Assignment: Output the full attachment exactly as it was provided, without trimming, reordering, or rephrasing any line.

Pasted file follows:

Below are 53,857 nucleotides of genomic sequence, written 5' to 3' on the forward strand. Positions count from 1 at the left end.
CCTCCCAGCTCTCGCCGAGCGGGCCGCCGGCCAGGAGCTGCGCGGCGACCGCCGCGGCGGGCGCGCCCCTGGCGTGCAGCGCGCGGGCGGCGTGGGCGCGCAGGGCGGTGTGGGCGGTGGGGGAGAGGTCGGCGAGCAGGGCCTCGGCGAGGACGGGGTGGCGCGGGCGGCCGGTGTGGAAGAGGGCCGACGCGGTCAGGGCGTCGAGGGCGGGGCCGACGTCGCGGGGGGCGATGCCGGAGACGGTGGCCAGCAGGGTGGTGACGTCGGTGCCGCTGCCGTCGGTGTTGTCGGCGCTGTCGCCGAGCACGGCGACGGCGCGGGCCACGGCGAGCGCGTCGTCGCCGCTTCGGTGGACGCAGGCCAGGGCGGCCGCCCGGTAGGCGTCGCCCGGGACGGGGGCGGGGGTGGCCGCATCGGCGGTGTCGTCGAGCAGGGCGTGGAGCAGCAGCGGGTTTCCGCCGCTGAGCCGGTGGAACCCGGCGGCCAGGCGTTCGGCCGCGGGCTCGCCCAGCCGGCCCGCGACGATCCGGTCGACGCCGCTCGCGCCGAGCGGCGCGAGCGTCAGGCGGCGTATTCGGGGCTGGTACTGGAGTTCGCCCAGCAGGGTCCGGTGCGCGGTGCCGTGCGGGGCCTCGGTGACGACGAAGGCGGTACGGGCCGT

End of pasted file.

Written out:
Below are 53,857 nucleotides of genomic sequence, written 5' to 3' on the forward strand. Positions count from 1 at the left end.
CCTCCCAGCTCTCGCCGAGCGGGCCGCCGGCCAGGAGCTGCGCGGCGACCGCCGCGGCGGGCGCGCCCCTGGCGTGCAGCGCGCGGGCGGCGTGGGCGCGCAGGGCGGTGTGGGCGGTGGGGGAGAGGTCGGCGAGCAGGGCCTCGGCGAGGACGGGGTGGCGCGGGCGGCCGGTGTGGAAGAGGGCCGACGCGGTCAGGGCGTCGAGGGCGGGGCCGACGTCGCGGGGGGCGATGCCGGAGACGGTGGCCAGCAGGGTGGTGACGTCGGTGCCGCTGCCGTCGGTGTTGTCGGCGCTGTCGCCGAGCACGGCGACGGCGCGGGCCACGGCGAGCGCGTCGTCGCCGCTTCGGTGGACGCAGGCCAGGGCGGCCGCCCGGTAGGCGTCGCCCGGGACGGGGGCGGGGGTGGCCGCATCGGCGGTGTCGTCGAGCAGGGCGTGGAGCAGCAGCGGGTTTCCGCCGCTGAGCCGGTGGAACCCGGCGGCCAGGCGTTCGGCCGCGGGCTCGCCCAGCCGGCCCGCGACGATCCGGTCGACGCCGCTCGCGCCGAGCGGCGCGAGCGTCAGGCGGCGTATTCGGGGCTGGTACTGGAGTTCGCCCAGCAGGGTCCGGTGCGCGGTGCCGTGCGGGGCCTCGGTGACGACGAAGGCGGTACGGGCCGT